Another one of the most striking and ominous cards in the deck, the Ten of Swords shows a man lying flat on the ground with his face facing the dirt. He is covered with a red cloth from the chest down to his legs. Ten long swords are stabbed into his back, he may not have seen this end coming. There is a terrible stillness in the air: the sky above him is black and cloudy indicating the fear and negativity associated with death. The waters in front of him are still, with no ripples - adding to the eerie stillness and finality of this card. Looking into the horizon, in the east, the sun is rising, and the weather seems very calm despite the darkness. The Ten of Swords seems to intimate that this is the lowest point in one's life, and it cannot get worse than this. At least, even in this state, the sun is rising.
A man is shown carrying a heavy burden of wood, in the form of ten bundled wands, approaching a town which is not too far. This image on the ten of wands indicates a person who has already struggled in life and has succeeded, and he is now carrying the harvests to his final destination. Although he is not near the destination, it shows that he has finished the hardest part of life struggle and he just needs a place to relax and revel in his success.
When you draw the Three of Cups, you will see three women lifting their cups up in the air in a celebration of some sort. Good times are in the air, for the three ladies have wreaths made of flowers in their hair. Wreaths are often associated with success and victory, so their happiness is well deserved. The ladies are also seen standing on top of a field of flowers and fruit, further adding to the joyful feelings in this card. There are feelings of beauty, growth, compassion and happiness that the women share between each other.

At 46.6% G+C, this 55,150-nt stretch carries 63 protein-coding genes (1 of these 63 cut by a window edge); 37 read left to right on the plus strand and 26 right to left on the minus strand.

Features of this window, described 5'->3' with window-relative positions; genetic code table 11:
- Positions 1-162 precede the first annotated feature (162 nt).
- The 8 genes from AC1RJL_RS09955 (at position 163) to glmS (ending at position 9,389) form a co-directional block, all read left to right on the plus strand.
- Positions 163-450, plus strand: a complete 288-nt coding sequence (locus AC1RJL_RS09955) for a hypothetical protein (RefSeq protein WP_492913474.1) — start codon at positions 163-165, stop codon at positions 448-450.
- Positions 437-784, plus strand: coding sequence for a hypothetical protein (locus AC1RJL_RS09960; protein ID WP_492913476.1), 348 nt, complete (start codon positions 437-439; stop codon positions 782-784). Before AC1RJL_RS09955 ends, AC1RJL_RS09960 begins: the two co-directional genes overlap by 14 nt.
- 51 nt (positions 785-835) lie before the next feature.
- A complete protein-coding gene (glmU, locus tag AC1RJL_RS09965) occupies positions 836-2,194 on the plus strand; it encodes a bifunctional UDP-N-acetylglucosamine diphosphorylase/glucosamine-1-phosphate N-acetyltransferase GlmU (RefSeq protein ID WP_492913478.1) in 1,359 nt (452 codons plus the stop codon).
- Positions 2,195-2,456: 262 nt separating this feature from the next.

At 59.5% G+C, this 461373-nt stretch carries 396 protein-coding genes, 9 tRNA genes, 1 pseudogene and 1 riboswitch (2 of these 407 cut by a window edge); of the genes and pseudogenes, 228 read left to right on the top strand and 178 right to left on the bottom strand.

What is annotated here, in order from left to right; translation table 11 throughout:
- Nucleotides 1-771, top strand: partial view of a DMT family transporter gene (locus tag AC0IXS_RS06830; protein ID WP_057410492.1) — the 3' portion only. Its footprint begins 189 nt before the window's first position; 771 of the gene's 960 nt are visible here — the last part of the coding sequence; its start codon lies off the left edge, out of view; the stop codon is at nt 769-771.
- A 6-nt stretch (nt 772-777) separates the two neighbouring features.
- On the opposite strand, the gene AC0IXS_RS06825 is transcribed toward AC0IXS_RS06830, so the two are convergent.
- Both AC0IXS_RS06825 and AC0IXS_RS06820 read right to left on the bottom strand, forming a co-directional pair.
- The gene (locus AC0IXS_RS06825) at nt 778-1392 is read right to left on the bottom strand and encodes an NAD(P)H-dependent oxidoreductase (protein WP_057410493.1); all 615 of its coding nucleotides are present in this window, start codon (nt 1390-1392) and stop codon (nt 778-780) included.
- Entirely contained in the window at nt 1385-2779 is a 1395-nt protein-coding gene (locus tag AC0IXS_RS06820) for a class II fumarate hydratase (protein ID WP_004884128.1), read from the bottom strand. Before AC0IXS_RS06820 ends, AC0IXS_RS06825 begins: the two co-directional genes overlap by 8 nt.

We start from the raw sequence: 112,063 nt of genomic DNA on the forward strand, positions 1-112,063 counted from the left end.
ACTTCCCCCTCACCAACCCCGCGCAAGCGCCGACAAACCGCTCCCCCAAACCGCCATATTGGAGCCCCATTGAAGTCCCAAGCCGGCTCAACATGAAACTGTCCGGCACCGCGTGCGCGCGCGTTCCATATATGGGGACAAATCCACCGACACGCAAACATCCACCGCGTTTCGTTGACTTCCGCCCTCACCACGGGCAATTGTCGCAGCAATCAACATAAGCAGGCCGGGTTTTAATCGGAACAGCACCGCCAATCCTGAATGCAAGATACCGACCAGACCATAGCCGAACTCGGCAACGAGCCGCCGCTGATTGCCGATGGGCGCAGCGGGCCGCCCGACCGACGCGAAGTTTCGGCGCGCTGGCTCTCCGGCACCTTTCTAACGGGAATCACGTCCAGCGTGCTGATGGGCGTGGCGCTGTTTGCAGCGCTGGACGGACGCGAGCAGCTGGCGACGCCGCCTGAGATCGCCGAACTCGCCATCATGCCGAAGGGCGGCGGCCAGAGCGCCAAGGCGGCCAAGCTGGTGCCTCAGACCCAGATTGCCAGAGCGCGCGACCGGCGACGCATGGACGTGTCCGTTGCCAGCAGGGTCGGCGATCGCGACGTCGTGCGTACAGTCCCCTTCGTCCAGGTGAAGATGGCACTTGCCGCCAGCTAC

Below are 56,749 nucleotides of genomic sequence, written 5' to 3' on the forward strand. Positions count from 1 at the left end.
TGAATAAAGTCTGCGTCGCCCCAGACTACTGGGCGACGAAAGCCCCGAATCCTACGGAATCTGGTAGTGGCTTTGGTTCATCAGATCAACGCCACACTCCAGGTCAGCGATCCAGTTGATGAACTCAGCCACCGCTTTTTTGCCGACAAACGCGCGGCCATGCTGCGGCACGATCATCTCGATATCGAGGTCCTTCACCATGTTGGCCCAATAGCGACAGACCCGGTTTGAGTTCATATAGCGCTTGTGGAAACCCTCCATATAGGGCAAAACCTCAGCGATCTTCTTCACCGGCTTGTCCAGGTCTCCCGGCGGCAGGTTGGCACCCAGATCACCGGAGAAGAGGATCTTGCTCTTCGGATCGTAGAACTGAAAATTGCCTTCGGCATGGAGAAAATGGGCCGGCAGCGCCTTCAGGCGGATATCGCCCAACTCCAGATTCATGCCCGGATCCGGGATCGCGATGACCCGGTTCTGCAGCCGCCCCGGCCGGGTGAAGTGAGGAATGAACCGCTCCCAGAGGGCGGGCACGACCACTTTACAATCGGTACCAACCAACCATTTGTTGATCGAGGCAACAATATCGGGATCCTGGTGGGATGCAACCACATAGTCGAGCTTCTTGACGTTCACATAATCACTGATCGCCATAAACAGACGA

An interesting note though, in the Rider-Waite the woman in the middle is turned away from the reader and her face hidden from view. However, the two other maidens are seen smiling.
The Three of Pentacles displays a young apprentice who works in a cathedral. In front of him, there are two others, a priest and a nobleman of some sort, that are holding plans of the cathedral on a piece of parchment. We can tell from the way the apprentice has raised his head that he is discussing his progress on building the cathedral. The two others are keenly listening to him in order to more clearly understand what is needed of them and how they can provide guidance. Despite the apprentice being less experienced, the two others listen to him because they know his ideas and his experience are fundamental in the successful completion of the whole building. The Three of Pentacles therefore represents the coming together of different kinds of knowledge in order to build something together.
One of the most iconic images in the tarot, the Three of Swords displays a floating heart that is pierced by three swords. Above it, there are heavy clouds. There is also a heavy downpour in the background. The symbolism is pretty opaque, and the emotional effect that it has is immediate. The heart is the seat of warmth, affection and spirit, and the three swords indicate the power to harm, cause pain, and create suffering to what it pierces. This is an image of grief, loss and literally heartbreak. The clouds and rain depict the surrounding grimness of the situation. All these symbols point to the Three of Swords showing a low point in one's life.